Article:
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Computational models of melt transport from source to surface

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MIMW03 - From the continuum to the tectonic: the magma/mantle dynamics of planet earth

Melt transport from partial melt sources in the asthenosphere through the lithosphere and crust involves many complexities. Reactive and rheological instabilities lead to strongly localised flow of melt through a deforming and reacting host rock. The resulting regimes of magmatic activity involve a wide range of time and length scales. Numerical modelling offers promising avenues of quantitative research into these phenomena. Yet, the complex nature of melt transport processes poses challenging computational problems requiring robust and efficient numerical techniques. Here, I will present some recent developments in computational magma dynamics, in terms of physical model description, computational methods, and scientific applications. The latter include melt transport across the flow-to-fracture transition for intraplate magmatism in a continental lithosphere, as well as volatile flux-driven reactive melt transport beneath mid-ocean ridges. These examples illustrate both opportunities and challenges for computational modelling of melt transport from source to surface.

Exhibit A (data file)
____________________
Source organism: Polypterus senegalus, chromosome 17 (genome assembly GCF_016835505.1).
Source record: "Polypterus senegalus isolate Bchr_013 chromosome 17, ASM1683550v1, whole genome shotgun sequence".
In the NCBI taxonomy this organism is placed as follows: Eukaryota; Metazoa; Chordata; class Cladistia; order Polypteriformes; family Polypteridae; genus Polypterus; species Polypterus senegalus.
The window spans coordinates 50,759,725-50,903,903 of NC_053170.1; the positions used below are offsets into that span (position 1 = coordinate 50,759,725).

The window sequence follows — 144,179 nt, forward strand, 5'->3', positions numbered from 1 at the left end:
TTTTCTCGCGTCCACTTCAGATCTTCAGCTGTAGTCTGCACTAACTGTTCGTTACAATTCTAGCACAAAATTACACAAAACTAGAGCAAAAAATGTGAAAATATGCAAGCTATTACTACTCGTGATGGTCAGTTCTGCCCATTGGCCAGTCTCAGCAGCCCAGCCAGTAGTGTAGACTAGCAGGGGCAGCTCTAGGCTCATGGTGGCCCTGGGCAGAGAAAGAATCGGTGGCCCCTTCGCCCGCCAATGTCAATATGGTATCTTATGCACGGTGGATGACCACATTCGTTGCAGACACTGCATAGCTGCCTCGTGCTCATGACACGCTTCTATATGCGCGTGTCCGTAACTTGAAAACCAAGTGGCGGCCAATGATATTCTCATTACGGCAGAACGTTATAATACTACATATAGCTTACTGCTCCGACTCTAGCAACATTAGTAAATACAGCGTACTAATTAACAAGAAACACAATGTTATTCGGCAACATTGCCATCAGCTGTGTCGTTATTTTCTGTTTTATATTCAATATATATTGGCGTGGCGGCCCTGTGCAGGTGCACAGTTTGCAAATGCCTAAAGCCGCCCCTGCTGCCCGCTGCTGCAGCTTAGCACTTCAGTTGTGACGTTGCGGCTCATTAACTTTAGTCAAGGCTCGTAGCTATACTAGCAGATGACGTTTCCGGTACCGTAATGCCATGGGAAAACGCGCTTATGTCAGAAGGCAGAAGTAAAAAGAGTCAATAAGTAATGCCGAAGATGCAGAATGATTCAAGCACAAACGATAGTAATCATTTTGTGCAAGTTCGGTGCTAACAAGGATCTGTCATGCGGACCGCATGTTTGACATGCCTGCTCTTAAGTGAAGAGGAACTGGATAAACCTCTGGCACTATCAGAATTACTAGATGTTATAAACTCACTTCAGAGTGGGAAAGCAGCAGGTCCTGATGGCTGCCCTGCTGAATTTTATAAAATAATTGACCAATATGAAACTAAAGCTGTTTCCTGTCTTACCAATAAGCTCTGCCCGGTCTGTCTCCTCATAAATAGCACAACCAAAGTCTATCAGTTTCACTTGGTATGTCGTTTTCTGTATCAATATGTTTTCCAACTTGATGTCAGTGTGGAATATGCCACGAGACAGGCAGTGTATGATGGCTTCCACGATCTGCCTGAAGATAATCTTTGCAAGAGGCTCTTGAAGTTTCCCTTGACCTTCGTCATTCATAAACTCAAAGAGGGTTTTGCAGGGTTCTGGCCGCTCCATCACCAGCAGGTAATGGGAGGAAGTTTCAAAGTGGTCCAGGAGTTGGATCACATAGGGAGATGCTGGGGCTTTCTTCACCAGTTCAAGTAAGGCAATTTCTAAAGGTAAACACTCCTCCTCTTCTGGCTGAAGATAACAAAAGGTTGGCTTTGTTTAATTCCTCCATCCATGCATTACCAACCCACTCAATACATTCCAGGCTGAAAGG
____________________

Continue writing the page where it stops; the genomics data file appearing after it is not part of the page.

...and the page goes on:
This talk is part of the Isaac Newton Institute Seminar Series series.

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